When I was growing up, my family didn’t have Christmas traditions so much as periods. Our festive celebrations reflected where we were as a family at any given time.
The Scallop Period was probably my favorite. A couple, Colin and Anne, moved into the house next door to my childhood home in Weymouth, and every now and then, Colin, a trawlerman, would leave a massive bag of scallops on our doorstep. Dad would clean and freeze them, ready for Christmas, when we would feast on a starter we’d otherwise never have been able to afford: scallops seared and served with bacon and pea puree.
There was also the Foraging Period, which saw the dinner table groan with jars of chutney and jelly and bottles of steeped gins I’d made with fruits and berries such as plums, hawthorns and sloes picked in the Dorset countryside during what was quite a militant obsession in my early 20s. Making them in autumn meant they’d be perfect by Christmas, and I’d give any surplus to friends as gifts.
Then there was the Brussels Sprouts Period, which was probably the longest of all, when my parents first insisted, then guilt-tripped me into eating two.
But it wasn’t just periods; there were things we returned to year in, year out. And, for people born outside Britain – my mum in Malta, Dad in Jamaica – my parents took a decidedly British approach to Christmas lunch. A roast dinner, with little loyalty to a particular bird, meaning it might be turkey, goose or duck, with all the trimmings. It would be joined by a second meat, usually lamb, and my brother and I would haggle over the bone marrow.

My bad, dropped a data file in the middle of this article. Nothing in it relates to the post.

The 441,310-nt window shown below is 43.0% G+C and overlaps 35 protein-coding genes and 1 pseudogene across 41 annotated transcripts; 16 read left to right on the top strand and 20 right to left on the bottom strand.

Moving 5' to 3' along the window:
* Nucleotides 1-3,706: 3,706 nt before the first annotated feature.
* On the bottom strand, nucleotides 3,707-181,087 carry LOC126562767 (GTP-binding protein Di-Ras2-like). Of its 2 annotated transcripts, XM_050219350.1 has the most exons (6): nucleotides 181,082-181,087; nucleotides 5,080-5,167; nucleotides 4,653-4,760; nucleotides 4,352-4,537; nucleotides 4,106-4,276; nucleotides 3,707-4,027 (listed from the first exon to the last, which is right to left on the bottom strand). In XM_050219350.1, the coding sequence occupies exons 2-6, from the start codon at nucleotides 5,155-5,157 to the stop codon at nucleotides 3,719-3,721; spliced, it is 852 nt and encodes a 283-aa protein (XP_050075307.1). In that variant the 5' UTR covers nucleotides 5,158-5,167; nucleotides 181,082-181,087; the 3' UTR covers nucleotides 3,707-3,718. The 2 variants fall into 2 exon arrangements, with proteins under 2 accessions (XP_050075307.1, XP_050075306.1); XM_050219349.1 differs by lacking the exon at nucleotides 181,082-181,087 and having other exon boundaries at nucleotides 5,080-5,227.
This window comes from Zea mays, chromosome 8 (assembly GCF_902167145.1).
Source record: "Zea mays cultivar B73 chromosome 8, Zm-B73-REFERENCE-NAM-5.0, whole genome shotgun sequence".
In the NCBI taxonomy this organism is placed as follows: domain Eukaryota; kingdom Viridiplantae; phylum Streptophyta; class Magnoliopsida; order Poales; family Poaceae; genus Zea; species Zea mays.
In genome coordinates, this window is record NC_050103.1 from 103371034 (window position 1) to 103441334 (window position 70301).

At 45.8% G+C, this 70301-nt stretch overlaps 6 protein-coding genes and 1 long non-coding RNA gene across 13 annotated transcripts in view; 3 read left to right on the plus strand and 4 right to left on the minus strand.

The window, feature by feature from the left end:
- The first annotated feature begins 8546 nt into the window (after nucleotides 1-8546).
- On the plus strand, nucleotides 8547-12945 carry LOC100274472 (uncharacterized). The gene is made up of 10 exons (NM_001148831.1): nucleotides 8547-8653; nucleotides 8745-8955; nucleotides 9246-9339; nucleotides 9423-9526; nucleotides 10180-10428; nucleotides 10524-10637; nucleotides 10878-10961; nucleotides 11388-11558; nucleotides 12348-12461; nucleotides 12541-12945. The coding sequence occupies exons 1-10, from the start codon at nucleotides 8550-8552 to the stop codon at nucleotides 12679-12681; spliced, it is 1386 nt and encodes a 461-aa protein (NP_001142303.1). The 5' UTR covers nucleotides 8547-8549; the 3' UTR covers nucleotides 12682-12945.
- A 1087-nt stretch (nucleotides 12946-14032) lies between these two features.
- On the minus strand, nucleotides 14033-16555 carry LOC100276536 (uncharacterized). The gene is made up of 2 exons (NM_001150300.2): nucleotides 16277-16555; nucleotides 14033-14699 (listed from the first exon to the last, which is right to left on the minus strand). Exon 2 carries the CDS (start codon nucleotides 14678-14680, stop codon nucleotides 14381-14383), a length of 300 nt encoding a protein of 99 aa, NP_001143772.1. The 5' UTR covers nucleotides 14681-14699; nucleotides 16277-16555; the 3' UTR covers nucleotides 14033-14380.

There were also little highlights drawn from my parents’ background, which seasoned the festivities in other ways. Ackee and saltfish for breakfast, made by my dad (if we had managed to get the ingredients from a trip to London and back to Weymouth in time, that is). There would be loads of fried dumplings and, if we were lucky, fried plantains too. If not, my second favorite, a dish of bacon, tinned tomatoes and onions all cooked together – the result is so much better than the sum of its parts – with a fried egg and a fried dumpling on the side. Even thinking about it now makes me yearn for the magical flavor that is egg yolk and tomato scooped up with dumplings.
In the lead-up to the big day, the house would be filled with the smell of Imbuljuta tal-Qastan, a classic Maltese Christmas drink made by Mum which consists of dried chestnuts simmered with cocoa, water, chocolate, cinnamon, nutmeg and orange zest. Our house could not have smelled more Christmassy if it was filled with festive Yankee Candles, though it took me years to learn to like it. These days, I can’t get enough.
Now that I have my own child, I suppose it’s my turn to establish some kind of tradition. Aside from the beef rib I buy from our local butcher every year, we haven’t really had a chance to establish any Christmas rituals, given that, for half the number of years I’ve been a parent, Covid-19 has put paid to our plans. Last year, like so many other people’s, our hopes of getting the whole family together were thwarted on Christmas Eve by one relative’s positive PCR. The beef rib went in the freezer and my partner, daughter and I had lunch at an Algerian cafe on the Old Kent Road in south-east London. We eat delicious merguez and hand-cut chips, surrounded by men playing chess, and without a hat or Christmas jumper in sight. It was wholly untraditional, and it was perfect.